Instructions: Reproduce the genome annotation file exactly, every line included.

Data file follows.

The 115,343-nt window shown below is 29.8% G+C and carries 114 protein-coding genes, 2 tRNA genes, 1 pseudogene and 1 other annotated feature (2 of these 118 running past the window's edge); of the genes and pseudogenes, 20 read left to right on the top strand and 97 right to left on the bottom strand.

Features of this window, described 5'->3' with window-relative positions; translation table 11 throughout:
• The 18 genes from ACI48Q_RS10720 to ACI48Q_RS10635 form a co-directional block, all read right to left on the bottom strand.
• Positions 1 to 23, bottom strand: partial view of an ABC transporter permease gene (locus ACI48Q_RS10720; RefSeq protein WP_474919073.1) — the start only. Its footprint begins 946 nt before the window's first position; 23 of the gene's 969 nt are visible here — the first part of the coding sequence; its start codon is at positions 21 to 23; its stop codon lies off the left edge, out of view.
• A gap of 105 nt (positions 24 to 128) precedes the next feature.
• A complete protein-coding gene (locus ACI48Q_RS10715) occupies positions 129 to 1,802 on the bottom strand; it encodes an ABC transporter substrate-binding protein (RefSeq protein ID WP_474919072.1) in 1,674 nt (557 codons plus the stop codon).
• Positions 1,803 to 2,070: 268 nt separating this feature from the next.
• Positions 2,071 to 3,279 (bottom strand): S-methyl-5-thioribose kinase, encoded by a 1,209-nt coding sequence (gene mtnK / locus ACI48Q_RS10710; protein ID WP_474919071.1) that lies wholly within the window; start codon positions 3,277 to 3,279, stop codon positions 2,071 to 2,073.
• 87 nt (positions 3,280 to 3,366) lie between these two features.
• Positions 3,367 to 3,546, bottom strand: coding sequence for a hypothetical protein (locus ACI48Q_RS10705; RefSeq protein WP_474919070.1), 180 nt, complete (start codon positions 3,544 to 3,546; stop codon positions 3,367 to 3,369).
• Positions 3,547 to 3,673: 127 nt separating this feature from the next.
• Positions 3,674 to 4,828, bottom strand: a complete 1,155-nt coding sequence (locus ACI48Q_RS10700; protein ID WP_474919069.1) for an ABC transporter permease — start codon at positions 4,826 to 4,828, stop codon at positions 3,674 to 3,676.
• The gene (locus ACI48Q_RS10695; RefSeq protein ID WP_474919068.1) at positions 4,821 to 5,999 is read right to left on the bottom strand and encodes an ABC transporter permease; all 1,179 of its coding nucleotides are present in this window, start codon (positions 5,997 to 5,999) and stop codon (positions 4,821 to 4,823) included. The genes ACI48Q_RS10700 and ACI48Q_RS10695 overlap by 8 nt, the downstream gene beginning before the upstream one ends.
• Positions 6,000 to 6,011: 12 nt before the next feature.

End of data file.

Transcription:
The 115,343-nt window shown below is 29.8% G+C and carries 114 protein-coding genes, 2 tRNA genes, 1 pseudogene and 1 other annotated feature (2 of these 118 running past the window's edge); of the genes and pseudogenes, 20 read left to right on the top strand and 97 right to left on the bottom strand.

Features of this window, described 5'->3' with window-relative positions; translation table 11 throughout:
• The 18 genes from ACI48Q_RS10720 to ACI48Q_RS10635 form a co-directional block, all read right to left on the bottom strand.
• Positions 1 to 23, bottom strand: partial view of an ABC transporter permease gene (locus ACI48Q_RS10720; RefSeq protein WP_474919073.1) — the start only. Its footprint begins 946 nt before the window's first position; 23 of the gene's 969 nt are visible here — the first part of the coding sequence; its start codon is at positions 21 to 23; its stop codon lies off the left edge, out of view.
• A gap of 105 nt (positions 24 to 128) precedes the next feature.
• A complete protein-coding gene (locus ACI48Q_RS10715) occupies positions 129 to 1,802 on the bottom strand; it encodes an ABC transporter substrate-binding protein (RefSeq protein ID WP_474919072.1) in 1,674 nt (557 codons plus the stop codon).
• Positions 1,803 to 2,070: 268 nt separating this feature from the next.
• Positions 2,071 to 3,279 (bottom strand): S-methyl-5-thioribose kinase, encoded by a 1,209-nt coding sequence (gene mtnK / locus ACI48Q_RS10710; protein ID WP_474919071.1) that lies wholly within the window; start codon positions 3,277 to 3,279, stop codon positions 2,071 to 2,073.
• 87 nt (positions 3,280 to 3,366) lie between these two features.
• Positions 3,367 to 3,546, bottom strand: coding sequence for a hypothetical protein (locus ACI48Q_RS10705; RefSeq protein WP_474919070.1), 180 nt, complete (start codon positions 3,544 to 3,546; stop codon positions 3,367 to 3,369).
• Positions 3,547 to 3,673: 127 nt separating this feature from the next.
• Positions 3,674 to 4,828, bottom strand: a complete 1,155-nt coding sequence (locus ACI48Q_RS10700; protein ID WP_474919069.1) for an ABC transporter permease — start codon at positions 4,826 to 4,828, stop codon at positions 3,674 to 3,676.
• The gene (locus ACI48Q_RS10695; RefSeq protein ID WP_474919068.1) at positions 4,821 to 5,999 is read right to left on the bottom strand and encodes an ABC transporter permease; all 1,179 of its coding nucleotides are present in this window, start codon (positions 5,997 to 5,999) and stop codon (positions 4,821 to 4,823) included. The genes ACI48Q_RS10700 and ACI48Q_RS10695 overlap by 8 nt, the downstream gene beginning before the upstream one ends.
• Positions 6,000 to 6,011: 12 nt before the next feature.